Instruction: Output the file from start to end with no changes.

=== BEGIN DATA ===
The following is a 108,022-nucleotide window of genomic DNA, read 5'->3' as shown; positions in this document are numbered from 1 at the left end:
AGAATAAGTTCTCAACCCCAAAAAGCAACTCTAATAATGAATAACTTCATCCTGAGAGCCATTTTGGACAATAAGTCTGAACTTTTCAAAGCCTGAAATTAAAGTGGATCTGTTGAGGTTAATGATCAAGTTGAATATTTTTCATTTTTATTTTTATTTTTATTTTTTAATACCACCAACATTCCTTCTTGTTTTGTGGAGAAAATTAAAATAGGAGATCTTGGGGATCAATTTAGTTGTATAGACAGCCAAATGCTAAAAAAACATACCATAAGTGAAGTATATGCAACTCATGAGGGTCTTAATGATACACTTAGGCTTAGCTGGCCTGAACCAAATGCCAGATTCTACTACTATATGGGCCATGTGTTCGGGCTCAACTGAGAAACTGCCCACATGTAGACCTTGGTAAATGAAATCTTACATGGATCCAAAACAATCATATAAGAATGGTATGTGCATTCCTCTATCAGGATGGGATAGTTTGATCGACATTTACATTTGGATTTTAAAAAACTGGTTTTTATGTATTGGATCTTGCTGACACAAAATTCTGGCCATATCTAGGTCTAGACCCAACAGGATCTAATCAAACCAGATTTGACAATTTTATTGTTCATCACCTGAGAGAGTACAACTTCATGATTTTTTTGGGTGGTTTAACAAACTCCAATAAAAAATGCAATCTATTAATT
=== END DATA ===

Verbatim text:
The following is a 108,022-nucleotide window of genomic DNA, read 5'->3' as shown; positions in this document are numbered from 1 at the left end:
AGAATAAGTTCTCAACCCCAAAAAGCAACTCTAATAATGAATAACTTCATCCTGAGAGCCATTTTGGACAATAAGTCTGAACTTTTCAAAGCCTGAAATTAAAGTGGATCTGTTGAGGTTAATGATCAAGTTGAATATTTTTCATTTTTATTTTTATTTTTATTTTTTAATACCACCAACATTCCTTCTTGTTTTGTGGAGAAAATTAAAATAGGAGATCTTGGGGATCAATTTAGTTGTATAGACAGCCAAATGCTAAAAAAACATACCATAAGTGAAGTATATGCAACTCATGAGGGTCTTAATGATACACTTAGGCTTAGCTGGCCTGAACCAAATGCCAGATTCTACTACTATATGGGCCATGTGTTCGGGCTCAACTGAGAAACTGCCCACATGTAGACCTTGGTAAATGAAATCTTACATGGATCCAAAACAATCATATAAGAATGGTATGTGCATTCCTCTATCAGGATGGGATAGTTTGATCGACATTTACATTTGGATTTTAAAAAACTGGTTTTTATGTATTGGATCTTGCTGACACAAAATTCTGGCCATATCTAGGTCTAGACCCAACAGGATCTAATCAAACCAGATTTGACAATTTTATTGTTCATCACCTGAGAGAGTACAACTTCATGATTTTTTTGGGTGGTTTAACAAACTCCAATAAAAAATGCAATCTATTAATT